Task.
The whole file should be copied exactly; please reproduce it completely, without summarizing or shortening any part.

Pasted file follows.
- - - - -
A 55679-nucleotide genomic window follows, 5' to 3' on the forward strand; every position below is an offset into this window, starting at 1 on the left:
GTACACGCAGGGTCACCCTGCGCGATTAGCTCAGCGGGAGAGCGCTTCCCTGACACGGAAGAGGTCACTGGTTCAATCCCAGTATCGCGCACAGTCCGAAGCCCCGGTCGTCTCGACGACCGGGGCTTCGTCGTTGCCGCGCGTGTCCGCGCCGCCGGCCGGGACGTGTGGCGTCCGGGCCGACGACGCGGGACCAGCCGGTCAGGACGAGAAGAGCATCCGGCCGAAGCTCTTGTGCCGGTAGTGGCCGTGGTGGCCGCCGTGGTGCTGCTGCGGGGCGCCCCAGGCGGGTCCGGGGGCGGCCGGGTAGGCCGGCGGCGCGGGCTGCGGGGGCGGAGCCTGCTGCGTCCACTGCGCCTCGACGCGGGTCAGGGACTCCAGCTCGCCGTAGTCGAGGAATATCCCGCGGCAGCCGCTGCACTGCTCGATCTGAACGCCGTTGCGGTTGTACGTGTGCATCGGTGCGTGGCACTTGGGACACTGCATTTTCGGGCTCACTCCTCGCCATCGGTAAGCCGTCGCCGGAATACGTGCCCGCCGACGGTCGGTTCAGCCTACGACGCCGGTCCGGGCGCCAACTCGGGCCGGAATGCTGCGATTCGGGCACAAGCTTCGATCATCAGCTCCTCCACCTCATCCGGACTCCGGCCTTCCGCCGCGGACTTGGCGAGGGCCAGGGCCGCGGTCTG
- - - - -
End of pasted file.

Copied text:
A 55679-nucleotide genomic window follows, 5' to 3' on the forward strand; every position below is an offset into this window, starting at 1 on the left:
GTACACGCAGGGTCACCCTGCGCGATTAGCTCAGCGGGAGAGCGCTTCCCTGACACGGAAGAGGTCACTGGTTCAATCCCAGTATCGCGCACAGTCCGAAGCCCCGGTCGTCTCGACGACCGGGGCTTCGTCGTTGCCGCGCGTGTCCGCGCCGCCGGCCGGGACGTGTGGCGTCCGGGCCGACGACGCGGGACCAGCCGGTCAGGACGAGAAGAGCATCCGGCCGAAGCTCTTGTGCCGGTAGTGGCCGTGGTGGCCGCCGTGGTGCTGCTGCGGGGCGCCCCAGGCGGGTCCGGGGGCGGCCGGGTAGGCCGGCGGCGCGGGCTGCGGGGGCGGAGCCTGCTGCGTCCACTGCGCCTCGACGCGGGTCAGGGACTCCAGCTCGCCGTAGTCGAGGAATATCCCGCGGCAGCCGCTGCACTGCTCGATCTGAACGCCGTTGCGGTTGTACGTGTGCATCGGTGCGTGGCACTTGGGACACTGCATTTTCGGGCTCACTCCTCGCCATCGGTAAGCCGTCGCCGGAATACGTGCCCGCCGACGGTCGGTTCAGCCTACGACGCCGGTCCGGGCGCCAACTCGGGCCGGAATGCTGCGATTCGGGCACAAGCTTCGATCATCAGCTCCTCCACCTCATCCGGACTCCGGCCTTCCGCCGCGGACTTGGCGAGGGCCAGGGCCGCGGTCTG